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Industry roundup: 19 April

BNY Mellon adds cleared repo to its investment platform

BNY Mellon has announced that institutional clients are now able to invest cash in cleared repo through LiquidityDirect, the bank's short-end investment portal. The addition of cleared repo represents the next step in BNY Mellon's continuing plans to enhance the platform and its services to enable clients to invest in a wide variety of short-end investment products.

Cleared repo through the Fixed Income Clearing Corporation (FICC) has emerged as an important short-term investment option for liquidity providers, particularly since 2017 when changes in entry requirements increased the community of investors eligible to utilise the product, many of whom use LiquidityDirect today.

Sponsored membership enables sponsoring firms like BNY Mellon to provide cleared repo to end users that would otherwise be ineligible to access the FICC clearing house, enabling clients to invest and raise cash in cleared repo without the financial obligations of full clearing house membership.

Since BNY Mellon launched its sponsored member programme at FICC in June 2017, the sponsored cleared repo sector has enjoyed strong growth, climbing from approximately US$30bn in daily volume in early 2017 to peak at over US$525bn in March 2019. Daily volumes have remained consistently above US$200bn in recent months.   

The addition of cleared repo to LiquidityDirect broadens the range of short-term investments on the platform to include a secured, centrally cleared alternative that provides counterparty diversity and potentially enhances yields.

"With the addition of cleared repo - and with other vehicles still to come - we are demonstrating our ambition to build the venue into the market's leading short-end investment platform," says George Maganas, head of Liquidity Services at BNY Mellon. "Today, clients are looking for a single point of contact that both grants access to a wide variety of investment instruments as well as collateral management, treasury services and asset servicing capabilities. LiquidityDirect is that access point, and we are committed to connecting the dots for clients." 

 

J.P. Morgan uses blockchain technology to aid payment confirmation

J.P. Morgan has announced that it is using blockchain technology to improve funds transfers between banking institutions globally, including payments originating from Taiwan banks to beneficiary banks in other markets. Through improved information exchange related to such payments, the new solution called Confirm is expected to help reduce the number of rejected or returned transactions caused by mismatched payment details, lowering costs for both the sending and receiving banks.

By using Confirm - a global account information validation application on the Liink by J.P. Morgan - partner banking institutions, including Taiwan banks, will be able to request confirmation of the beneficiary account information and receive responses directly from other participating banks receiving the requests in near-real time. Once the information is validated, the payment may be sent through J.P. Morgan’s global clearing solution PayDirect to route the payment in the most efficient manner.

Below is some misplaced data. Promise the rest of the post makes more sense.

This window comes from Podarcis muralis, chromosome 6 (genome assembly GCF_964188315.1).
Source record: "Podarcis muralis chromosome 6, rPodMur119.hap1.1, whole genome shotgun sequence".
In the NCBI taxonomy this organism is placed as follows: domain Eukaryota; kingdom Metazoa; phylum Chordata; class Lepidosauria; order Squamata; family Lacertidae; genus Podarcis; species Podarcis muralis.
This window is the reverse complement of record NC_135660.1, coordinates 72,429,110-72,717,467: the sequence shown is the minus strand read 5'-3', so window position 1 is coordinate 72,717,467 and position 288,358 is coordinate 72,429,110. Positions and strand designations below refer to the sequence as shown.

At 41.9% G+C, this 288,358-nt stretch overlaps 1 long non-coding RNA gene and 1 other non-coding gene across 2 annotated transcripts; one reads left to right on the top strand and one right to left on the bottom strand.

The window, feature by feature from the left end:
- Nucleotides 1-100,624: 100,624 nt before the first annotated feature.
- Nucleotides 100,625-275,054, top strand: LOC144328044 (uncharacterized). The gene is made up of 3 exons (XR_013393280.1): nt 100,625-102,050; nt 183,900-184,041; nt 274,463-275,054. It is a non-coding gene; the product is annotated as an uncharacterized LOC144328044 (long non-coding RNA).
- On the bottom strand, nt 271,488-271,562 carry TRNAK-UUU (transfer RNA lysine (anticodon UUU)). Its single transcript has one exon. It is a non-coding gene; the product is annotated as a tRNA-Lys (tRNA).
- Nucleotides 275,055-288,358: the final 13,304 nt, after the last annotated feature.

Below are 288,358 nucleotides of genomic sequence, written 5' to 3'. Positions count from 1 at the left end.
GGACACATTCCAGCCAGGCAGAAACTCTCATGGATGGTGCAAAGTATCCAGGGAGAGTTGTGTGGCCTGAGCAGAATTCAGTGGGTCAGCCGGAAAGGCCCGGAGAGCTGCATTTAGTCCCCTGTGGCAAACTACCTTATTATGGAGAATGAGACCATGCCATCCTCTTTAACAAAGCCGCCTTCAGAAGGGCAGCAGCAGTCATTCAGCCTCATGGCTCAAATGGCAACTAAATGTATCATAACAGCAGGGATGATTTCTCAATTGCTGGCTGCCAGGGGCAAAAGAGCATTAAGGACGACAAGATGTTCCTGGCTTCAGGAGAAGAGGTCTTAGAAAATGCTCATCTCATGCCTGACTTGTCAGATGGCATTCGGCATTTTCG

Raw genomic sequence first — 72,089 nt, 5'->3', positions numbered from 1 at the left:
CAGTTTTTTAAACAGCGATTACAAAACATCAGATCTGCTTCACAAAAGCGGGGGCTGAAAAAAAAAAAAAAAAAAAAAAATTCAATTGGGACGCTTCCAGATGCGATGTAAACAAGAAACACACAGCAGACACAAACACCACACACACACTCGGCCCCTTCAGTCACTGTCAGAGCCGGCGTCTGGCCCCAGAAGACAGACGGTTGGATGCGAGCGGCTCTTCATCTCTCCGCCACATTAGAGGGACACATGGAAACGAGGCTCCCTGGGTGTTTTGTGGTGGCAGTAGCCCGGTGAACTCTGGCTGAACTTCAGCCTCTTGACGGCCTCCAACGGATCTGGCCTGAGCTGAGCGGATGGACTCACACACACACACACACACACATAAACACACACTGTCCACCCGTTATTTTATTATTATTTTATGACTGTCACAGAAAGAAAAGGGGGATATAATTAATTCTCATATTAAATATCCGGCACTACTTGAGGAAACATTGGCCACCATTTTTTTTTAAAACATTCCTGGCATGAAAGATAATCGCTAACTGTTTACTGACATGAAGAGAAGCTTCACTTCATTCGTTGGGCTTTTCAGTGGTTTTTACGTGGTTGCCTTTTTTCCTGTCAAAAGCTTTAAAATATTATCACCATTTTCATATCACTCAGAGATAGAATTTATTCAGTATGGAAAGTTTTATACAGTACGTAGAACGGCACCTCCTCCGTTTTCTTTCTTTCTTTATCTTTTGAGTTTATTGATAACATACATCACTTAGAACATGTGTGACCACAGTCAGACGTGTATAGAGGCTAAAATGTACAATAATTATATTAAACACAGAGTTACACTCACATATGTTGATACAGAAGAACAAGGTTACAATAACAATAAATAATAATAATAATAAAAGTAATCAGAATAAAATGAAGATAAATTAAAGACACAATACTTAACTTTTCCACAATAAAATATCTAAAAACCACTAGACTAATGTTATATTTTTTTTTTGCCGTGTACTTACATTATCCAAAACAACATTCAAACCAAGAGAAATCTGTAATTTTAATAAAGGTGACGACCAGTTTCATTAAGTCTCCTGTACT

The efficiencies offered by the Confirm and PayDirect solutions are expected to help improve straight-through processing (STP) rates, increase transparency and enhance their customers’ end-to-end payment experience by reducing returns. Testing is under way with 12 Taiwan banks, including Taiwan Cooperative Bank, First Commercial Bank, the Shanghai Commercial & Savings Bank, Mega Bank, Taipei Star Bank, Taiwan Shin Kong Bank, CTBC Bank, for money transfers via PayDirect into Indonesia.

 

Turkey pushes back on crypto assets

Turkey's central bank, the CBRT, has concluded its studies on the regulation regarding the disuse of crypto assets in payments.

The study found that crypto assets entail significant risks to the relevant parties due to the following reasons:

  • They are neither subject to any regulation and supervision mechanisms nor a central regulatory authority.
  • Their market values can be excessively volatile.
  • They may be used in illegal actions due to their anonymous structures.
  • Wallets can be stolen or used unlawfully without the authorisation of their holders.
  • Transactions are irrevocable.

Recently, some initiatives have emerged regarding the use of these assets in payments. It is considered that their use in payments may cause non-recoverable losses for the parties to the transactions due to the above-listed factors and they include elements that may undermine the confidence in methods and instruments used currently in payments.

As a result, and citing the authority vested by the Law No:1211 on the Central Bank of the Republic of Turkey (CBRT) and the Law No. 6493 on Payment and Securities Settlement Systems, Payment Services and Electronic Money Institutions, the CBRT has introduced 'Regulation on the Disuse of Crypto Assets in Payments' to push back against the use of crypto assets in the Turkish economy.

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